The poem `The Second Coming`by William Butler Yeats invokes both traditional Christian iconography and a mystical account of the world set forth by Yeats himself in his book A Vision, which identifies the world as existing in a set of recurring cycles, called gyres.
The notion of a second coming in traditional Christianity is take from Revelation, and presumes that at some point in the future, Jesus Christ will return to the world to judge both the living and the dead. This return will be preceded by an apocalyptic period in which various disasters are unleashed upon the world, including the four beasts. Many of the prophesies in Revelation are set in the environment of the Holy Land, and represent a return of Jesus for his second coming to the place of his first incarnation.
Although the chronology and setting are Christian, and the sense of millenial ending typical of the fin de siecle, and the condemnation of moderrnity also shared with many of the poets of the period:
The best lack all conviction, while the worst
Are full of passionate intensity. ...
and the notion of anarchy having replaced Christianity as the centre of the world are shared by poets from Matthem Arnold (caught between two worlds, one dying and one unable to be born) and T. S. Eliot.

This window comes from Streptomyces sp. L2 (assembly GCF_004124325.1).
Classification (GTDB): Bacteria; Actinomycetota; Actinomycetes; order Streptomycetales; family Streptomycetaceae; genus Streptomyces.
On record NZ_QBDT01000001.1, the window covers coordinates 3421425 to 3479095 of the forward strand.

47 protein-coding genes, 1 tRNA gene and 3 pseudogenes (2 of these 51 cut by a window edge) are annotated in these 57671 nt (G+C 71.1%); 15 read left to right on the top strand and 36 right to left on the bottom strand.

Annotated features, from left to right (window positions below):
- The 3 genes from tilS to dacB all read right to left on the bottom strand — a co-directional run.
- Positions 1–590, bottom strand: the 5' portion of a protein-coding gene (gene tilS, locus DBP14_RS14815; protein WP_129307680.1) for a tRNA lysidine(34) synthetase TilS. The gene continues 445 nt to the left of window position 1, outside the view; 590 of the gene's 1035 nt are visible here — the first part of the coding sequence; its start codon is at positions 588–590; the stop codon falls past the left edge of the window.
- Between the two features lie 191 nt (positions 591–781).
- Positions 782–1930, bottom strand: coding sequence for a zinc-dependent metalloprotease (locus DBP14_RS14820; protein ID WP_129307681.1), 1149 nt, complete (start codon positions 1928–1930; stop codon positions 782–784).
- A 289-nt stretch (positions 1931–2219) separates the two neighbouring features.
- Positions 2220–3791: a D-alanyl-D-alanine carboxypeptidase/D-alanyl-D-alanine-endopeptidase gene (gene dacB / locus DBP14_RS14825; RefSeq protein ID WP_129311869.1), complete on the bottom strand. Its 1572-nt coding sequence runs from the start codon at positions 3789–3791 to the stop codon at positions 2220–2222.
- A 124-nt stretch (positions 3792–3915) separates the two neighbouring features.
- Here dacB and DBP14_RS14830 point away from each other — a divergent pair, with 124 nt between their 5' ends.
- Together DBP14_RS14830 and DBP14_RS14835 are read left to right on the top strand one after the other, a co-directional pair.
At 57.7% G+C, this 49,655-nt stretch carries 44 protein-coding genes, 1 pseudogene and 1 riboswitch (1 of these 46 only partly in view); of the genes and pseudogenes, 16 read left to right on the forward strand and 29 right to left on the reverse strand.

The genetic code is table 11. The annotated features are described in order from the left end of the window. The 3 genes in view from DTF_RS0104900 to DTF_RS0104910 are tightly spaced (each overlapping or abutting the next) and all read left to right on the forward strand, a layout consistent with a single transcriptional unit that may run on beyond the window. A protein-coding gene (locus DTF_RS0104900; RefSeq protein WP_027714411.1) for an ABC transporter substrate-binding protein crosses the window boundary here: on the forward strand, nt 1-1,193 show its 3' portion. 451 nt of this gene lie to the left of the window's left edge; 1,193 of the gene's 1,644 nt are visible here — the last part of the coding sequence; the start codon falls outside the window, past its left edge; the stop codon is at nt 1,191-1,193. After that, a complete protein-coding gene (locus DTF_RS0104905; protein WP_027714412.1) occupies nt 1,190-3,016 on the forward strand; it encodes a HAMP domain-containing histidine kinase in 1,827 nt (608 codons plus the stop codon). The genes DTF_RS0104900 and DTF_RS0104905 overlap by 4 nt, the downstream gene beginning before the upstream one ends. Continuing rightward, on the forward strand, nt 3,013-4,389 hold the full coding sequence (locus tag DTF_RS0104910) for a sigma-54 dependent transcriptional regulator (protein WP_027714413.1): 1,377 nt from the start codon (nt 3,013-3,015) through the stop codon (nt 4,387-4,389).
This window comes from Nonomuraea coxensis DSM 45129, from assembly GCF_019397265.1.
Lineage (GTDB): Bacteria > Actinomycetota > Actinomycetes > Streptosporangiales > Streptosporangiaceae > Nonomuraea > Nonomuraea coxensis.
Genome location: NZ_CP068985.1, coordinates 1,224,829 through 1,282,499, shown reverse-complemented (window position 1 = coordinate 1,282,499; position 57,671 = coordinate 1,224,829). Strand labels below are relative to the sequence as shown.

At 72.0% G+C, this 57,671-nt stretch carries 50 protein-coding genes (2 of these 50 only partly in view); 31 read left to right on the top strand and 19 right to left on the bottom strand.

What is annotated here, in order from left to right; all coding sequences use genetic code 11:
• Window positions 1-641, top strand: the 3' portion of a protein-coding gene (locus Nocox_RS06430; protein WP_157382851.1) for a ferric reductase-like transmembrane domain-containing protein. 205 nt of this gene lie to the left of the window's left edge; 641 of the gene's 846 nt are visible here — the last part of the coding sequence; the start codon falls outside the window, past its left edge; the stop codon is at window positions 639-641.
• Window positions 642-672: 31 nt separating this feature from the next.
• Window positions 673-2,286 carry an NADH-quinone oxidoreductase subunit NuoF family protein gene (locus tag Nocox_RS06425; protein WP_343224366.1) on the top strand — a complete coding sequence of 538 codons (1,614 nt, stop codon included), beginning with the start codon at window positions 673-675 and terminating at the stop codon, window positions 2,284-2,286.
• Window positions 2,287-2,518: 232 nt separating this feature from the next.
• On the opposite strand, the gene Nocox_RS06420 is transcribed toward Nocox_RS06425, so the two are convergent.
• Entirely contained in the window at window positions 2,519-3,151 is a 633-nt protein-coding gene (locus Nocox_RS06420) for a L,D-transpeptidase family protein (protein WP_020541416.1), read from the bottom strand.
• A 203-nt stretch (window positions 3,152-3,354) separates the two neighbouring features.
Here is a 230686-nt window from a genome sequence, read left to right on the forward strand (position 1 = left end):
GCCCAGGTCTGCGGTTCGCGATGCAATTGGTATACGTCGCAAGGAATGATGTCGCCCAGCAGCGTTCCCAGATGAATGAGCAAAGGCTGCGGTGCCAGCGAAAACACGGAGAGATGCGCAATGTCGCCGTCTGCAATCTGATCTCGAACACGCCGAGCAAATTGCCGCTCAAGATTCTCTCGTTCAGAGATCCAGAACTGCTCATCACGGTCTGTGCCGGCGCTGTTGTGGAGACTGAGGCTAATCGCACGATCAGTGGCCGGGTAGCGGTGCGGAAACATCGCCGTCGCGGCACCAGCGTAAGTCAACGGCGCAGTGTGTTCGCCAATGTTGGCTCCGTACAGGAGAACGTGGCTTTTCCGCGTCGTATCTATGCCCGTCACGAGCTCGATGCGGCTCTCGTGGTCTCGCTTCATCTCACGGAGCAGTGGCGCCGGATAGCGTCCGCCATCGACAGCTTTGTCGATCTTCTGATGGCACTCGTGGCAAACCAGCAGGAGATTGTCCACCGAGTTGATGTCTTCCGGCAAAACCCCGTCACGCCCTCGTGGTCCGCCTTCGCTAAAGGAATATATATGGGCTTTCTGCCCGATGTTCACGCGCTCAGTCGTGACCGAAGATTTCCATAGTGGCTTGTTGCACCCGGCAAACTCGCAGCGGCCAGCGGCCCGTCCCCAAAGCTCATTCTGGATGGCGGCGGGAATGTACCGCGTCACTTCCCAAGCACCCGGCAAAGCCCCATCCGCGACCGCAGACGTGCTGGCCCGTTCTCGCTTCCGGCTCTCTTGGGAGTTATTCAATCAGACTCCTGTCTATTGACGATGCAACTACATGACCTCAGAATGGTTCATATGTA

Yeats wrote "The Second Coming" in 1919, in the wake of the cataclysm that was World War I. Additionally, Ireland, his homeland, was in the midst of a violent uprising against British rule, and the Bolshevik Revolution rocked Russia. This turmoil seemed to confirm a notion that scholars observe Yeats had held for some time—that world history was essentially cyclical. This theme is expressed in the image of the falcon, which is spiraling beyond the control of the falconer. Yeats suggested, in a haunting and evocative way, that the two-thousand year era of Christianity was coming to an end, ushering in a new era. This millenarian, apocalyptic vision is another major theme of the poem. But Yeats does not envision the arrival of a new two thousand year era of peace, rather darkly imagining a "rough beast . . . [that] slouches toward Bethlehem to be born." The end of the Christian era evokes the possibility of a new era of barbarism and possibly human misery and degradation. This pessimism, shared by many of Yeats's contemporaries, is another important theme of the poem.